THE LOST WORLD

Stronger Than Iron

Day 1 -

John stumbled forward, catching himself against the back wall. The iron door rattled home behind him, locking him into the jail cell.

Marguerite landed hard on the cold stone floor of the adjoining cell. "Easy," she warned.

With a dust of his hands, John said, "That went well." He gave his companion a hard stare through the bars.

Her eyes flew wide with innocence. "Don't blame me!"

John swatted his hat against his dusty trousers, holding Marguerite with a doubtful look. He pushed back his dark hair and secured it under his hat.

"I don't suppose they'll have room service," she said, with a coy shrug.

"Just once, Marguerite–"

"Oh, please! Can we skip the part where this is all my fault?"

He shook his head. "What good would it do anyway?"

"Exactly," Marguerite nodded. "Now we can spend our energy on getting out of here." She ran her fingers across the bars between them.

John reached up to the barred window at ground level; he pulled himself up and looked out at the thick vegetation. "It would take a decade to work these bars loose." He dropped back down to the cell floor.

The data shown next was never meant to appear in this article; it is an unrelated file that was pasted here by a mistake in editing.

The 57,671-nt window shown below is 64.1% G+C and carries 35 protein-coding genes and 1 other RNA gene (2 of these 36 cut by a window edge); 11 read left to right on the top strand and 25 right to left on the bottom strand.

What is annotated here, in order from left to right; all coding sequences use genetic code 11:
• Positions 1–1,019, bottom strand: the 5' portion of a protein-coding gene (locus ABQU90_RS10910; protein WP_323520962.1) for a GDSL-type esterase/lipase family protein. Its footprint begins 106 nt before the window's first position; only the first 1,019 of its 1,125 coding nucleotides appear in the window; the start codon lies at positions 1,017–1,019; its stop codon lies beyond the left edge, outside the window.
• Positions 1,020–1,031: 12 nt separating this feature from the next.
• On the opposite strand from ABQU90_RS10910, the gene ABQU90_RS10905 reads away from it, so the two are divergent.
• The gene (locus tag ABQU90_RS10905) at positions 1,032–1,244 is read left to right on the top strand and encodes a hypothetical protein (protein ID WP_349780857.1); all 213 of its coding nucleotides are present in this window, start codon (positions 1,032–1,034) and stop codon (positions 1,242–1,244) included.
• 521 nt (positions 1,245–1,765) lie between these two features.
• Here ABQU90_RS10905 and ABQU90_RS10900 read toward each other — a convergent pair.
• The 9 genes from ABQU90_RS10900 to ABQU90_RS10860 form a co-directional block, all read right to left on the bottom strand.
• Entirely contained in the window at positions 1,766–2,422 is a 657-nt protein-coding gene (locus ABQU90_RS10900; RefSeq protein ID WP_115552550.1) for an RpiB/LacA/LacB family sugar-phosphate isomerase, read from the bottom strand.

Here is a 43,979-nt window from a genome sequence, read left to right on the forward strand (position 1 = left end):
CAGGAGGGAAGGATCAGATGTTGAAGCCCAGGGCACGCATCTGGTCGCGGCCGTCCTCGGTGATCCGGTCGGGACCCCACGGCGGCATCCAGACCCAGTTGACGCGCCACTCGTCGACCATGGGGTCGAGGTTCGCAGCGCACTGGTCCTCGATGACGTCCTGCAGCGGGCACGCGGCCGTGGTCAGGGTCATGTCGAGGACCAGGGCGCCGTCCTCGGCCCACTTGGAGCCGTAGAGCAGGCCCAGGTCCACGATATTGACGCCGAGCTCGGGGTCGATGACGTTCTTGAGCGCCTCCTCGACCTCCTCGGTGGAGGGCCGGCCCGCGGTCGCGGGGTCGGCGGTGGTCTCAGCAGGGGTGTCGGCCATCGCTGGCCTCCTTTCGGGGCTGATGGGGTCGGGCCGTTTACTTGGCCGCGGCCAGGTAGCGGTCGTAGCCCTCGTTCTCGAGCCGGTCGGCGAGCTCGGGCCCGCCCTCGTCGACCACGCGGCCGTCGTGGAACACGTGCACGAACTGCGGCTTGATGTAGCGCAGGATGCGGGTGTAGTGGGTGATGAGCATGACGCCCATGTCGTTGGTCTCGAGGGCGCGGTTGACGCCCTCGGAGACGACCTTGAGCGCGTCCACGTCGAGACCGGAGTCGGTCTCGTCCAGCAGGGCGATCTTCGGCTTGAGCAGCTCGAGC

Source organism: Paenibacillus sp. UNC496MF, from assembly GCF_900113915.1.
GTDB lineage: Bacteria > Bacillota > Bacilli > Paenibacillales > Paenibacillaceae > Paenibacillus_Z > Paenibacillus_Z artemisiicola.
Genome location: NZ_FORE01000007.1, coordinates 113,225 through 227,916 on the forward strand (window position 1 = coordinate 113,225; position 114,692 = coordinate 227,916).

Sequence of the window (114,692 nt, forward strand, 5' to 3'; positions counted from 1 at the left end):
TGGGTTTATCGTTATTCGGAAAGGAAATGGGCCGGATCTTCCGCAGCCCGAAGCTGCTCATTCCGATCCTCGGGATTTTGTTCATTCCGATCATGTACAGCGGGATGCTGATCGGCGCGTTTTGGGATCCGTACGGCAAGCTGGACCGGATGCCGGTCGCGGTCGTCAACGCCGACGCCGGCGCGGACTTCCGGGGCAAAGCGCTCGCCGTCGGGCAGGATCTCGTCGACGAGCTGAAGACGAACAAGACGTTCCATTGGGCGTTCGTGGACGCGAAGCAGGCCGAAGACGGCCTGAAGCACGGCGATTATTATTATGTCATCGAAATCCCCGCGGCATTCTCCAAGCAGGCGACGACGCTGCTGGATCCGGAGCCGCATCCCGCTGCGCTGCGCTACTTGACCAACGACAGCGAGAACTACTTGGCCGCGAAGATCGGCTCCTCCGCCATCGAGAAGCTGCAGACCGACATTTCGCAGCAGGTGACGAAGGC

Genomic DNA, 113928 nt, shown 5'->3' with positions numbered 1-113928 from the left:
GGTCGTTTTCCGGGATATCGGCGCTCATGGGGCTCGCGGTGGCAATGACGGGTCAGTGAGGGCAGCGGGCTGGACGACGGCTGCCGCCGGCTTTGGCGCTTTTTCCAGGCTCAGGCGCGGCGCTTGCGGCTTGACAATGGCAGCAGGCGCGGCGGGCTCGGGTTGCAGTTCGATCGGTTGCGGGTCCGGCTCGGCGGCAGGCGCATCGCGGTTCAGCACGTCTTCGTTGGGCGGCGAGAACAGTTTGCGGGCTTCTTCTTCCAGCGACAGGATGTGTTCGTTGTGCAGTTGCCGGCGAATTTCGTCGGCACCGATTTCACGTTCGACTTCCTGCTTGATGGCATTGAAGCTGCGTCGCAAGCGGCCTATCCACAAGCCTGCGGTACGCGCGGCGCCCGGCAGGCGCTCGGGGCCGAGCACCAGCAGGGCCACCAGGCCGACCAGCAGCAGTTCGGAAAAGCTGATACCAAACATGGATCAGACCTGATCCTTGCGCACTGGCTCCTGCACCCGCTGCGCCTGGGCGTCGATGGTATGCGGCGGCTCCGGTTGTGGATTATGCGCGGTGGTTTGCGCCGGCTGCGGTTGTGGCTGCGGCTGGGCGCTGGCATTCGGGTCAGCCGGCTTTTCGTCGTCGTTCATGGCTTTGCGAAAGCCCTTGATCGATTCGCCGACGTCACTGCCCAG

Day 2 -

Marguerite lay on her bunk, she stretched and flopped a lazy foot onto the floor. For an instant she had forgotten where she was, and then she snapped awake. She sat up with a start and looked around her small prison.

John was in his cell, sitting on his wooden bunk, watching her. "It may not be room service, but at least they're feeding us." He held up a plate of fresh fruits and dried meat.

"I don't like the sound of that."

"You'd rather starve?"

"No, Roxton, I'd rather be released… You don't feed a caged rat – unless you plan on keeping it."

Roxton looked down at his plate. She had a point. He set the food aside.